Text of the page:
Where do I start with this thing?
Julia Holter, already one of the most interesting acts in popular music, has reached her new apex. Her fifth studio album, “Aviary,” is her first since 2015’s “Have You in My Wilderness” and she has proved the three-year gap a worthwhile wait.
Never one to settle, Holter’s career has seen her traverse the realms of ambient electronic, avant-garde pop, baroque pop, chamber pop and dream pop — re-inventing herself with every release. Not once has she whiffed. “Aviary,” which is her boldest artistic statement to date, not only continues this trend but also thrusts her career into all-star status.
The skinny: with 15 tracks, this album runs just shy of an hour-and-a-half long. This is a dense record, and one that I will likely still be processing for the foreseeable future. Why is that?
Absent are the airtight, traditionally-structured vignettes of 60s-tinged baroque pop from her previous record. In their place are monolithic slabs of experimental pop, brimming with frenetic juxtapositions of organ, bagpipe, piano, strings, percussion and whatever else Holter feels compelled to include. Yet the aggregation of disparate instruments and sounds seldom registers as obnoxious or haphazard — more often, the whole truly is more beautiful than the sum of its parts.
Look no further than the record’s opener, “Turn the Light on.” Here, Holter presents a cacophonous fury of strings, clattered cymbals, machine-gun drums and disjointed horn blares that sounds like an orchestra, where every member is paid by the decibel. They crescendo and crescendo into blissful chaos before hanging, briefly until the song ends.
On top of the instrumental, Holter’s marvelous and crystal-clear voice wistfully drawls about the prospect of reuniting with a loved one. She really wails with conviction, pushing into her highest registers. Textbook handling of an album opener, and the album is off to a transcendent start.
As for song structure, Holter has torn her approach wide-open. Like poetry, her lyrics read in linear fashion without hooks or refrains. The imagery inherent in her writing, however cryptic, evokes tangible emotion. On “Underneath the Moon,” the eighth track, she sings “This is my first time in primeval light/ Testing my moves out in the big room/ Words pour out/ My holy body free.” What an effect.
Then there’s “Whether,” which sees Holter create one of the album’s many spectacular vocal passages. Her slam-poet cadence chugs along with the four-on-the-floor drum beat as she nurtures this pretty staccato with a kind emphasis on every syllable. At the same time, her performance feels so alien, as it is overdubbed with additional vocals, doused occasionally in reverb and wanders ever-so-delicately off of whatever kind of a melody is present. How she straddles the human and the inhuman simultaneously is beyond me.
Track number three, “Chiatius,” lies deeper inside the avant-garde rabbit hole than any other song here. Truth be told, I’m kind of at a loss as to where to start discussing this portion of “Aviary,” as the eight-minute-long suite is the most head-scratching, beautiful song I’ve heard in a while.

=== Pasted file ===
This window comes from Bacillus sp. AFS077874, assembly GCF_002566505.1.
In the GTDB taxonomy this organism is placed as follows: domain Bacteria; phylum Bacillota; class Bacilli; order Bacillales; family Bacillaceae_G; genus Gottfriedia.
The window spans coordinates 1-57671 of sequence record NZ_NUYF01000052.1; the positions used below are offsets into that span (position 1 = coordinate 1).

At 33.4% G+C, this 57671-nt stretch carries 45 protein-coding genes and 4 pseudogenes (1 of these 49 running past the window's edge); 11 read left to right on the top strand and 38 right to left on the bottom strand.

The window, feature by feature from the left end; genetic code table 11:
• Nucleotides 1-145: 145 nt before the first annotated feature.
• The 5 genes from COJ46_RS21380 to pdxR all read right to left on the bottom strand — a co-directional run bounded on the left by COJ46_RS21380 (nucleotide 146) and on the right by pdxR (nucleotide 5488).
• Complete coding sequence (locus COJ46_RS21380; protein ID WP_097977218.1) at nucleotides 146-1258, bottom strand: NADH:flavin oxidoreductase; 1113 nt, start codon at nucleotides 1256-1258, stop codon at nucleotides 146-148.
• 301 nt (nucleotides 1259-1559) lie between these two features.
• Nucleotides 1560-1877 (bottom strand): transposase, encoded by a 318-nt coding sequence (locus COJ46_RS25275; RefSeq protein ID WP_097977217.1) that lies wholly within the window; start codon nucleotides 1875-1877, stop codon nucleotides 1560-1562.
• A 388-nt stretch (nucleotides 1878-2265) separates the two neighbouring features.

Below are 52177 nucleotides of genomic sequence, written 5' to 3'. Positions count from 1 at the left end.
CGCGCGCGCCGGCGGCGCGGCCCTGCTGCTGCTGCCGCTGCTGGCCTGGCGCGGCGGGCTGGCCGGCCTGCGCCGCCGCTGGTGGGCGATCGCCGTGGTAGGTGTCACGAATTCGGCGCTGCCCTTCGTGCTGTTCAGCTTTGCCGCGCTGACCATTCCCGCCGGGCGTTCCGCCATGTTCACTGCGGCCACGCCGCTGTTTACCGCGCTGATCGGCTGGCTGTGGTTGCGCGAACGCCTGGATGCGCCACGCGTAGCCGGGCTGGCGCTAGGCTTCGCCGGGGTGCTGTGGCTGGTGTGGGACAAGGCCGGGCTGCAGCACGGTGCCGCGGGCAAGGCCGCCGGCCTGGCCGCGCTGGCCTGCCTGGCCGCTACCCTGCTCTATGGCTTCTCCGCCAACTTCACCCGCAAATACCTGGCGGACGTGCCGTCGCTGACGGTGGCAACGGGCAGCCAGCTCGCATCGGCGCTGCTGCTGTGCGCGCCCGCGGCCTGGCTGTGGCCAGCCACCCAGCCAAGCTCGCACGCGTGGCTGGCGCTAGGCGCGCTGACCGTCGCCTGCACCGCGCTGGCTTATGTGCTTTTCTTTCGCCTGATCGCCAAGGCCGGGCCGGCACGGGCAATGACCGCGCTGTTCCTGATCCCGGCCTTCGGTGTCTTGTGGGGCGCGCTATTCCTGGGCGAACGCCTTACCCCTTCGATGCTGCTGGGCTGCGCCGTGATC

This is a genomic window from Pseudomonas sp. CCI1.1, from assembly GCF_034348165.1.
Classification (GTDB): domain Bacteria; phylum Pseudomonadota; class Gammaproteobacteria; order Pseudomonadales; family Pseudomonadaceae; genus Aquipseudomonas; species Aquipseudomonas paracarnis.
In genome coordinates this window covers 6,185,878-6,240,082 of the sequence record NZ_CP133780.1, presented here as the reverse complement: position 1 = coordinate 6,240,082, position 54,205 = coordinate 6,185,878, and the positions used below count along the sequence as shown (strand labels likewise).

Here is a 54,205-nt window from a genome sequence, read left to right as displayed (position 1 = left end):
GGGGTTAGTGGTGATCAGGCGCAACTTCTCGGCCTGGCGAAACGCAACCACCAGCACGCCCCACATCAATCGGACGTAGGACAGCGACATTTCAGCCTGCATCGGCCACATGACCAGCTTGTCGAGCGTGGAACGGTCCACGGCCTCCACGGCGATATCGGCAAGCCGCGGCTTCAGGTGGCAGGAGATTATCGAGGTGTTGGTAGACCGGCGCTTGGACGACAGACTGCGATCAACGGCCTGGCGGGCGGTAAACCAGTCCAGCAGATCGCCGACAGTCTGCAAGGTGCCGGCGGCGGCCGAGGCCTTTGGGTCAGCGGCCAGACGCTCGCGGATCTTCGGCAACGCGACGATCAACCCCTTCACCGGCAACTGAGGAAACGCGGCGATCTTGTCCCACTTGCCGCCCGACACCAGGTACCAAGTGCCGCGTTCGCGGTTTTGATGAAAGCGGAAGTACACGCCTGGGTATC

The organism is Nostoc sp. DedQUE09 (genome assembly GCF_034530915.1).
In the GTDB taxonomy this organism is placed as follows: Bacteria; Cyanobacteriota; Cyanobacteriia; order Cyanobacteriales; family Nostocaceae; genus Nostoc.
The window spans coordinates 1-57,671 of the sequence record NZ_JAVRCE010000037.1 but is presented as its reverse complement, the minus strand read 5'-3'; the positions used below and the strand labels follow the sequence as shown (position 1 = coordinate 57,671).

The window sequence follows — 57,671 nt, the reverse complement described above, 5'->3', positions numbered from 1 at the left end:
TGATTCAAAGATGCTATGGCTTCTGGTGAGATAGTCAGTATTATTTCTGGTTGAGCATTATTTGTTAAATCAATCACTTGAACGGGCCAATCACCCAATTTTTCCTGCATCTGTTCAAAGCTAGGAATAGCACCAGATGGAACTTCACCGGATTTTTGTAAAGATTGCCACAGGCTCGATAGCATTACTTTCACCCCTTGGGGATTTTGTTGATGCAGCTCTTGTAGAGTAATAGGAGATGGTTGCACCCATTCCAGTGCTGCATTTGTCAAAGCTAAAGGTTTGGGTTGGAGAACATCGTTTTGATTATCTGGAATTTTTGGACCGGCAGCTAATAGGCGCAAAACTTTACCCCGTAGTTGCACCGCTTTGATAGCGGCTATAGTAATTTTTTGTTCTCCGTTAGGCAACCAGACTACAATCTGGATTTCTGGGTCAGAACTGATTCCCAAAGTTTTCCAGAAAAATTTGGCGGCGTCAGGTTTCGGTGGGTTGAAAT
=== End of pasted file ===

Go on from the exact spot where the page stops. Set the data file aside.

It intertwines musical components that provide some structure to the minimalist, skeletal drone that occurs for the track’s first few minutes, including vocal drones, violas, flutes, synths and — well, I could spend an eternity trying to pick out every instrument that appears here. This builds to an a capella passage of robotic sounds that seem extra-lingual, before releasing into a free-jazz assemblage of upright bass and synth and piano, and the track closes in Tchaikovskian fashion. Phew. I’m out of breath.
And that’s this album, suffice to say. What Holter has created here is titanic. I wish I could talk at greater length about some of the other songs. This includes “Why Sad Song,” which is the most emotionally moving song of the bunch, “I Would Rather See,” where indelibly haunting organ chords shock me to the core, and “I Shall Love 1,” a coronation anthem for the purest of human joy.
“Aviary” feels overwhelming at times, and rightfully so. Its extensive runtime even still bursts at the seams with material. At times, listening to the record becomes a chore out of sheer demand for attention without any payoff or climax. With a songwriting strategy that emphasizes buildup so intensely, this is often frustrating.
That aside, “Aviary” represents an artist pursuing liberty with every right to do so. Holter invites us to take every step in the creative process with her. I recommend that you lace up your shoes and to take that step with her.
This is not an album that you want to miss.
What’s good now?: “Honey” by Ravyn (2018), “Broken Politics” by Neneh Cherry (2018)
Meh: “Here If You Listen” by David Crosby (2018)
Avoid: “Nuthin’ 2 Prove”, Lil Yachty (2018)
William Newbegin, ’21, is an assistant sports editor and columnist for The Brown and White. He can be reached at [email protected]